American Sign Language
From the National Association of the Deaf: “American Sign Language (ASL) is a visual language. When signing, the brain processes linguistic information through the eyes. The shape, placement, and movement of the hands, as well as facial expressions and body movements, all play important parts in conveying information. Sign language is not a universal language -- each country has its own sign language, and regions have dialects, much like the many languages spoken all over the world. Like any spoken language, ASL is a language with its own unique rules of grammar and syntax. Like all languages, ASL is a living language that grows and changes over time.”
Recognition as a World Language
The state of Kentucky officially recognizes ASL as a World Language per KRS 164.4785, and the Kentucky Department of Education officially recognizes ASL credits as an elective in High School.
The growing popularity of ASL has made the need for learning standards imperative. The Standards for Learning American Sign Language was made possible through the collaborative effort of the American Sign Language Teachers Association (ASLTA) and the National Consortium of Interpreter Education Centers (NCIEC), with the encouragement and additional financial support of the American Council on the Teaching of Foreign Languages (ACTFL).
The standards are intended for teachers and administrators of American Sign Language in K-16 educational settings. They do not constitute a curriculum or syllabus and should be applied with flexibility in mind. The standards reflect the framework of communicative modes as established by ACTFL and incorporate the goals of the 5 C’s of foreign language instruction—Communication, Cultures, Connections, Comparisons, and Communities. The standards follow a spiraling methodology, with topics and skills visited and revisited with increasing complexity as learners develop greater proficiency.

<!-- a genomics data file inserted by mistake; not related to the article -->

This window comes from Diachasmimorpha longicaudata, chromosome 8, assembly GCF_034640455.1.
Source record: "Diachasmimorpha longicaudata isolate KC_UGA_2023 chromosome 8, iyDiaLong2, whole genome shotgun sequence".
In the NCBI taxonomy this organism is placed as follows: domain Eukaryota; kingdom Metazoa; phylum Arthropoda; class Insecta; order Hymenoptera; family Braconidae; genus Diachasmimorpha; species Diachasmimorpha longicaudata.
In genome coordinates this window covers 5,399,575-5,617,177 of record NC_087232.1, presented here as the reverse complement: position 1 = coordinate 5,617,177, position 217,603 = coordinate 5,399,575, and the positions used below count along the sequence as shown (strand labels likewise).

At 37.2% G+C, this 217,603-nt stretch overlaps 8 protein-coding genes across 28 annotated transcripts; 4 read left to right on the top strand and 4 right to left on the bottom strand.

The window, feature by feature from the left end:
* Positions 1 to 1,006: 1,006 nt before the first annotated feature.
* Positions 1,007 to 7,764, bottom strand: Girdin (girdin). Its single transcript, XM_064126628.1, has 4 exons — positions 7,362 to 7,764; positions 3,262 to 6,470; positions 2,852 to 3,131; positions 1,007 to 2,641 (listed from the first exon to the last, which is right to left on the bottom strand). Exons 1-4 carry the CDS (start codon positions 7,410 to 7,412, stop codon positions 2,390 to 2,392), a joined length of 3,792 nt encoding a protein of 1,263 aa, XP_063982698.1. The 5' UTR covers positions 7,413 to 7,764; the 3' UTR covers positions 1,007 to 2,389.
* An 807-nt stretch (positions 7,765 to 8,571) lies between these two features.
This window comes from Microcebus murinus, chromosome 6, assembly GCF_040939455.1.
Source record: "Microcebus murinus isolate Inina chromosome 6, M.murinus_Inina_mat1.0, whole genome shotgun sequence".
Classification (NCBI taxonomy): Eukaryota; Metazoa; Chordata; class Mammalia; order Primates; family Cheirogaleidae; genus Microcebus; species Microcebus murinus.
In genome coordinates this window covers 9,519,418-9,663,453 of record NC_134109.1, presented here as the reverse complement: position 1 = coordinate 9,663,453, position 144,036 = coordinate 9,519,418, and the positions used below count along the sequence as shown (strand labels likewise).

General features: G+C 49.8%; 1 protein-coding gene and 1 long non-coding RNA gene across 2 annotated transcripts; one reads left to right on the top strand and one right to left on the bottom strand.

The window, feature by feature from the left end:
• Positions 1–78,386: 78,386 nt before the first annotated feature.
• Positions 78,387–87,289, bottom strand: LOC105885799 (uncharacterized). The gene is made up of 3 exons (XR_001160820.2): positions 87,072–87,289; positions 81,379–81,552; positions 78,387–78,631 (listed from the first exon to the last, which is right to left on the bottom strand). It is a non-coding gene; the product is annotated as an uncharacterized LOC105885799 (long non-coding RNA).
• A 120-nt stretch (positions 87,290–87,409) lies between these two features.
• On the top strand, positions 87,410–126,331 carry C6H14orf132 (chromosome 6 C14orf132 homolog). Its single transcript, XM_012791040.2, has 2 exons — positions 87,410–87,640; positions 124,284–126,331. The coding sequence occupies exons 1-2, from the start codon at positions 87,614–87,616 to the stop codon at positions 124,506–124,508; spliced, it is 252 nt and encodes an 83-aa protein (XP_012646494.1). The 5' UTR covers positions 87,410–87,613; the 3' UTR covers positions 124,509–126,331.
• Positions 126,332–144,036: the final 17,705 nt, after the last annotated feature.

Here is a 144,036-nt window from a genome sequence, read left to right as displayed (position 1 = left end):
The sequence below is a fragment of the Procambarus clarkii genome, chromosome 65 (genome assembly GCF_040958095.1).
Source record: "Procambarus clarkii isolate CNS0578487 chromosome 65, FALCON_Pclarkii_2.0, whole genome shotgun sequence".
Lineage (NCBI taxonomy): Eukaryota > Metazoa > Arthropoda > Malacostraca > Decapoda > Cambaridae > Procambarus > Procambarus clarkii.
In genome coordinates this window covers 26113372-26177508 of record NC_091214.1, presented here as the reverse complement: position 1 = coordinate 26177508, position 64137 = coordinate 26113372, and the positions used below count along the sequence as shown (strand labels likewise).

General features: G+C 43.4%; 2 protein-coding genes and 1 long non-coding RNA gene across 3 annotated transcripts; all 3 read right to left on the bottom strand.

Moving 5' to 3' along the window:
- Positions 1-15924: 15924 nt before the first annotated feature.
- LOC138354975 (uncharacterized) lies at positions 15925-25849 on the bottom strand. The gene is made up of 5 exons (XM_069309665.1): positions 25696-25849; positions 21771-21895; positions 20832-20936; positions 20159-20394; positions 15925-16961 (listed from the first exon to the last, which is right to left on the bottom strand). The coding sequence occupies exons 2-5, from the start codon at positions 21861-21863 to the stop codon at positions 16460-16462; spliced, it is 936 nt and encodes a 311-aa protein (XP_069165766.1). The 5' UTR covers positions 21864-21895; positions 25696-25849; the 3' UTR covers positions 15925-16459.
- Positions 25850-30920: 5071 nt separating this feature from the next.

Administrators, ASL teachers, and curriculum developers are encouraged to use these standards in the development and revision of current and future ASL programs. The sample progress indicators contained in these standards can be adapted for learners with different backgrounds and levels. The standards are also applicable to heritage learners. The progress indicators include benchmarks for knowledge and performance of ASL learning at grade levels K, 4, 8, 12, and 16. One purpose of the publication and dissemination of these standards is to facilitate the inclusion of ASL in curriculums at all levels of education.
Services from Kentucky Department of Education
For more information on Blind-VI and Deaf-HH services provided by the Kentucky Department of Education visit the KDE Blind-VI and Def-HH Services webpage.
Please contact the world languages team with any questions.